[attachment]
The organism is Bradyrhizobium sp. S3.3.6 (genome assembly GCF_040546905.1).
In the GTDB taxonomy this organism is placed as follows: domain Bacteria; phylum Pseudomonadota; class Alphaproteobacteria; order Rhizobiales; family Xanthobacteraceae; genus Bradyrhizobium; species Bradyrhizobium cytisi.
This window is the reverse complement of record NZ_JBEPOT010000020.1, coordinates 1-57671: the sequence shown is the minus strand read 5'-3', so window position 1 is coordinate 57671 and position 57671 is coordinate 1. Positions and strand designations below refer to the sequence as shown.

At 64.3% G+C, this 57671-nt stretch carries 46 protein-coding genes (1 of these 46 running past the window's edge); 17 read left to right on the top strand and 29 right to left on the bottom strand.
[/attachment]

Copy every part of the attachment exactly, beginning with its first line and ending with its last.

The organism is Bradyrhizobium sp. S3.3.6 (genome assembly GCF_040546905.1).
In the GTDB taxonomy this organism is placed as follows: domain Bacteria; phylum Pseudomonadota; class Alphaproteobacteria; order Rhizobiales; family Xanthobacteraceae; genus Bradyrhizobium; species Bradyrhizobium cytisi.
This window is the reverse complement of record NZ_JBEPOT010000020.1, coordinates 1-57671: the sequence shown is the minus strand read 5'-3', so window position 1 is coordinate 57671 and position 57671 is coordinate 1. Positions and strand designations below refer to the sequence as shown.

At 64.3% G+C, this 57671-nt stretch carries 46 protein-coding genes (1 of these 46 running past the window's edge); 17 read left to right on the top strand and 29 right to left on the bottom strand.